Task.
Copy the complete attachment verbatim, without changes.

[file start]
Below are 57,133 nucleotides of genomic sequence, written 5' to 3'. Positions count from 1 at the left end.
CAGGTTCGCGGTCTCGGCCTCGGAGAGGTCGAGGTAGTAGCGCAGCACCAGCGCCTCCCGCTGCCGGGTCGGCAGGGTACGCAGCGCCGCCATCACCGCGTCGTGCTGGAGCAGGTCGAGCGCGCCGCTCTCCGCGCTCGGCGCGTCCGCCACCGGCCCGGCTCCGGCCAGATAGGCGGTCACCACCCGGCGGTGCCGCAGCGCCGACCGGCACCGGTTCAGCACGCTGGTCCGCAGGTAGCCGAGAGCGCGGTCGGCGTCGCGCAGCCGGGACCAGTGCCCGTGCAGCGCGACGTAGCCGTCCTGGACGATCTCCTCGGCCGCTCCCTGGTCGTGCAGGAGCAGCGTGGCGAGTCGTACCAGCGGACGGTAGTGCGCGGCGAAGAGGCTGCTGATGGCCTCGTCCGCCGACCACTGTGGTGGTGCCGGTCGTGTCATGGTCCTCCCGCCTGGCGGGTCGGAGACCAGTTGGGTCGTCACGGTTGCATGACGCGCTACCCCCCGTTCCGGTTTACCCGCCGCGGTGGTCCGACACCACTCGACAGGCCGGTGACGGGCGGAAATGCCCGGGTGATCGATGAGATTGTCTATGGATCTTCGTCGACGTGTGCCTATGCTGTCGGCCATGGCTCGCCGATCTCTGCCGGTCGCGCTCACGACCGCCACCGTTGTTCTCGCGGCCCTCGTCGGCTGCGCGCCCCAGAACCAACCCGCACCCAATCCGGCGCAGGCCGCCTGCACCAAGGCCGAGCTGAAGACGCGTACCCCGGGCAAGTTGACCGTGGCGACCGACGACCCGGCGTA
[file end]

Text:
Below are 57,133 nucleotides of genomic sequence, written 5' to 3'. Positions count from 1 at the left end.
CAGGTTCGCGGTCTCGGCCTCGGAGAGGTCGAGGTAGTAGCGCAGCACCAGCGCCTCCCGCTGCCGGGTCGGCAGGGTACGCAGCGCCGCCATCACCGCGTCGTGCTGGAGCAGGTCGAGCGCGCCGCTCTCCGCGCTCGGCGCGTCCGCCACCGGCCCGGCTCCGGCCAGATAGGCGGTCACCACCCGGCGGTGCCGCAGCGCCGACCGGCACCGGTTCAGCACGCTGGTCCGCAGGTAGCCGAGAGCGCGGTCGGCGTCGCGCAGCCGGGACCAGTGCCCGTGCAGCGCGACGTAGCCGTCCTGGACGATCTCCTCGGCCGCTCCCTGGTCGTGCAGGAGCAGCGTGGCGAGTCGTACCAGCGGACGGTAGTGCGCGGCGAAGAGGCTGCTGATGGCCTCGTCCGCCGACCACTGTGGTGGTGCCGGTCGTGTCATGGTCCTCCCGCCTGGCGGGTCGGAGACCAGTTGGGTCGTCACGGTTGCATGACGCGCTACCCCCCGTTCCGGTTTACCCGCCGCGGTGGTCCGACACCACTCGACAGGCCGGTGACGGGCGGAAATGCCCGGGTGATCGATGAGATTGTCTATGGATCTTCGTCGACGTGTGCCTATGCTGTCGGCCATGGCTCGCCGATCTCTGCCGGTCGCGCTCACGACCGCCACCGTTGTTCTCGCGGCCCTCGTCGGCTGCGCGCCCCAGAACCAACCCGCACCCAATCCGGCGCAGGCCGCCTGCACCAAGGCCGAGCTGAAGACGCGTACCCCGGGCAAGTTGACCGTGGCGACCGACGACCCGGCGTA